Leveraging Biodiversity to Improve Profitablity on a Small-scale Vegetable Farm

Project Overview

FNC21-1262
Project Type: Farmer/Rancher
Funds awarded in 2021: $17,425.00
Projected End Date: 01/31/2023
Grant Recipient: Wild Pansy Farm
Region: North Central
State: Indiana
Project Coordinator:
Ann Carnes
Wild Pansy Farm

Commodities

No commodities identified

Practices

No practices identified

Proposal summary:

Our goal is to create high-quality compost from the bedding of our partnering livestock farm, using the Johnson Su Bioreactor model in a production capacity, and to document our methods for use on other farms. Creating compost in this way will lower the cost of inputs, reduce labor, and provide an additional source of revenue for small-scale farms.

    This project applies recent studies for increasing soil biodiversity, taking the research into the field to standardize procedures that fit the realities of a working vegetable farm. We will develop and share on-farm procedures that use the Johnson Su Bioreactor design, and the compost output will be analyzed using the methods of Dr. Elaine Ingham of the Soil Food Web. This approach will reduce costs by replacing potting soil and fertilizers with our own compost. Labor is saved by introducing the compost through tasks the farm already performs: transplanting vegetables, direct seeding, and foliar sprays. It’s an inoculation strategy, not an amendment strategy, so it eliminates the labor needed for large applications of compost. The excess compost will be sold to diversify the farm’s revenue streams and make this practice economically sustainable.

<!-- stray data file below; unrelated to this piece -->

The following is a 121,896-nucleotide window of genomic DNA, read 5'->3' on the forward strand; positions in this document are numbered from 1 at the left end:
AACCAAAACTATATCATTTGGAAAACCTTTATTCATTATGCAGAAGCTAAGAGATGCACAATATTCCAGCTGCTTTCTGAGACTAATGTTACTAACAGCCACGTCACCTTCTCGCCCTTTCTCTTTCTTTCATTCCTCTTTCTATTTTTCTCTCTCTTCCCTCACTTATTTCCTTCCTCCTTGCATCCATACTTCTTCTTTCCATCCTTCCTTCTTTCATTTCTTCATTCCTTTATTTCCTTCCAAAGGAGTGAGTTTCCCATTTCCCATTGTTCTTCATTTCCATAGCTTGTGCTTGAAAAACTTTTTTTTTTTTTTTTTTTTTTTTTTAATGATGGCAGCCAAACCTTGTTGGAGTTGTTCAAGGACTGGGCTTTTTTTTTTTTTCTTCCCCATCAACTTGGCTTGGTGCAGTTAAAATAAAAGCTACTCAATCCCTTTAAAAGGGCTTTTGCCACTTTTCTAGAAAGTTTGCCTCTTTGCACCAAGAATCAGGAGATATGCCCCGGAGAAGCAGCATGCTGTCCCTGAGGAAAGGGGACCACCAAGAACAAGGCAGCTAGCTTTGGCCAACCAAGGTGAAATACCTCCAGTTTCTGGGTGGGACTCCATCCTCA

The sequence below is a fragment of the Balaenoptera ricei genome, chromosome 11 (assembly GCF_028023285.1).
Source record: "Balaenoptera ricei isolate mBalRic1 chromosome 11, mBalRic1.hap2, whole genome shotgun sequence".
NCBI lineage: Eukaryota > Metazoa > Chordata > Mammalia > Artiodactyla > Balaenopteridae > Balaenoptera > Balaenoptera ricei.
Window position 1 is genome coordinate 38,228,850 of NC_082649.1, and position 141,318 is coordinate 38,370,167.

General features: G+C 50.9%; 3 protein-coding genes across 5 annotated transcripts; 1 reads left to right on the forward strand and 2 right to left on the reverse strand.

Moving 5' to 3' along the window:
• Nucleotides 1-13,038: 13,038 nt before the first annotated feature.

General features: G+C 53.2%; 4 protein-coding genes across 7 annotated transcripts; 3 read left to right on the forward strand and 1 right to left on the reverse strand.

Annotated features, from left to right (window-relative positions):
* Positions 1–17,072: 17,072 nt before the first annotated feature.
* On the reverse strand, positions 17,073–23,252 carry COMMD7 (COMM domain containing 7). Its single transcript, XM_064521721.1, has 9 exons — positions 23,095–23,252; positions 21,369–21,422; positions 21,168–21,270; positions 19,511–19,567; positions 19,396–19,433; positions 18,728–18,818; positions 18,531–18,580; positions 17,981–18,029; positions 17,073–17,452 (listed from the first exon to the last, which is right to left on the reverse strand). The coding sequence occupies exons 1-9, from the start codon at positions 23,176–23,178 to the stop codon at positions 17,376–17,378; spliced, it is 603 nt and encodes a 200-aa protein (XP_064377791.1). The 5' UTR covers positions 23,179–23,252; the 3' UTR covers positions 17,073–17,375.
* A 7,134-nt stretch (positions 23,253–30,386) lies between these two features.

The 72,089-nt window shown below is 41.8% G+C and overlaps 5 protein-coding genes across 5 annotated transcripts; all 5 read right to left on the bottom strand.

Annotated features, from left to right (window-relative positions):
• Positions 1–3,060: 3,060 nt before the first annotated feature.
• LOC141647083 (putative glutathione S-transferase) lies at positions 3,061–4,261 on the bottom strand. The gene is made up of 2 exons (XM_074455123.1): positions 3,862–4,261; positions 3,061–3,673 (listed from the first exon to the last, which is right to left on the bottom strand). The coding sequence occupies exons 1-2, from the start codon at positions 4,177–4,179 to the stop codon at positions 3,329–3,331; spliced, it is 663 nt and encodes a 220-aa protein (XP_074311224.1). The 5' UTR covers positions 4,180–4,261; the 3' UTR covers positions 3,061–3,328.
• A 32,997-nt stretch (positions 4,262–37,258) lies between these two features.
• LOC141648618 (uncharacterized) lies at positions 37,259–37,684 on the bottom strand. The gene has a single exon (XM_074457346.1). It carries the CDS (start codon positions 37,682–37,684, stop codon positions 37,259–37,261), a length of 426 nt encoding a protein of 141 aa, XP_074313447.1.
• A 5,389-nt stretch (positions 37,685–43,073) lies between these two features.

Project objectives from proposal:

  1. Reduce the cost of inputs for two farms, while encouraging soil biodiversity. 
  2. Develop efficient compost production and application methods that fit the workflow of small-scale farms. Our procedures will be shared in the form of a guide on our website. The guide will include feedstock types, input and output quantities, and the resulting biodiversity for two years of making compost and one growing season. 
  3. Share three educational videos on social media and our website, addressing:

                         1) Workflow set-up and development; 

                         2) Labor and cost-saving application of compost; and,

                         3) How to analyze soil biology on-farm with a microscope. 

Any opinions, findings, conclusions, or recommendations expressed in this publication are those of the author(s) and do not necessarily reflect the view of the U.S. Department of Agriculture or SARE.